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Submission + - Scientists Create Ebola Vaccine 1

phantomfive writes: Scientists have finally completed an Ebola vaccine. The disease, which kills its victims within weeks from internal bleeding and hemorrhaging, can finally be stopped. In the first case, this will help nurses and doctors treat victims without fear of contracting the disease themselves.

The vaccine is a true and clear case of intelligent design.

Submission + - Ask Slashdot's Older Programmers - What would be more helpful for your careers?

brown.dragon writes: I am an older programmer who has quit his job and is moving to Australia. I want to start an online solution that other programmers find helpful and right now I'm wondering if I should go with "learning new technologies" or "getting really good at the basics". Both are targeted towards giving a career boost to older programmers.

So if you are an older programmer, which of these (if any), would interest you? Would you like to keep in touch with the latest technologies because that's what makes it easy to get jobs or would you like to be really good at answering (Google/Facebook/Amazon) algorithmic interview questions? I am kind of at a crossroads and I'd really like to provide something you would value.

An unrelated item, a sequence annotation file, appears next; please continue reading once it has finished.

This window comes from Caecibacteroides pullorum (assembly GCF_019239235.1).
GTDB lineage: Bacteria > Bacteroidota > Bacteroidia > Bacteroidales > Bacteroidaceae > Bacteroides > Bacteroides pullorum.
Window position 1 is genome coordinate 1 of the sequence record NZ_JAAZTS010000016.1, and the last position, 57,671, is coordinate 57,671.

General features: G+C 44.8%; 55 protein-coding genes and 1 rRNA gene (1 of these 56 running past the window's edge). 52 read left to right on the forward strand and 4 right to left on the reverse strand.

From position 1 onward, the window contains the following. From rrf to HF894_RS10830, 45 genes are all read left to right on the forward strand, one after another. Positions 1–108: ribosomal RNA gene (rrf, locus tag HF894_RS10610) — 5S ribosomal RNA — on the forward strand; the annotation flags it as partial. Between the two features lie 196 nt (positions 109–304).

Comment Because that's their platform (Score 1) 1

OK. Let's say that my company has a product that has a C++ backend and a Java frontend with multi-platform support for both and a well functioning automated build system using GCC and Ant. Why would I want someone to start adding C# code? I worked for a dev shop for 15 years that was in exactly this situation. One dev decided to go rogue and start coding in Ruby but, to maintain platform support, wrapped his code up in an interpreter that ran under TomCat with the rest of the front-end. When he left there was a whole project that was completely outside of our dev standards forcing us to take two devs and have them come up to speed on Ruby just to support this and port it back into coding standards. At the end of it all, the company lost around $250k in productivity because someone didn't follow the standards.

Comment WTF?!?! CmdrTaco should kick your butts! (Score 1) 316

Are you kidding me?!?! Did they really just ask "Do you use any Linux-based operating system?" It seems that our fairly new corporate overlords have no understanding of the /. community back-story.
Granted there are more Microsoftians around these days and, sure, WinBlows doesn't blow like it used to but I think the Dice newbs should be forced to go back and re-read the entire site archive, Ludovico style, starting with Chips&Dips.

Submission + - Is it time for a new audio format for recording? 4

tezbobobo writes: Why isn't recording information embedded in recorded audio files? When I edit a photo in Photoshop Lightroom the RAW file usually contains information about the camera, lens, location, and settings used. When I import a WAV from my field recorder the software is completely oblivious to the recorder used and the microphone. I can't even tell the software to compensate for a certain mic with profiles. So, it it time for some new standards?

Submission + - SPAM: The LHC discovers new tetraquarks, but what does that mean for physics?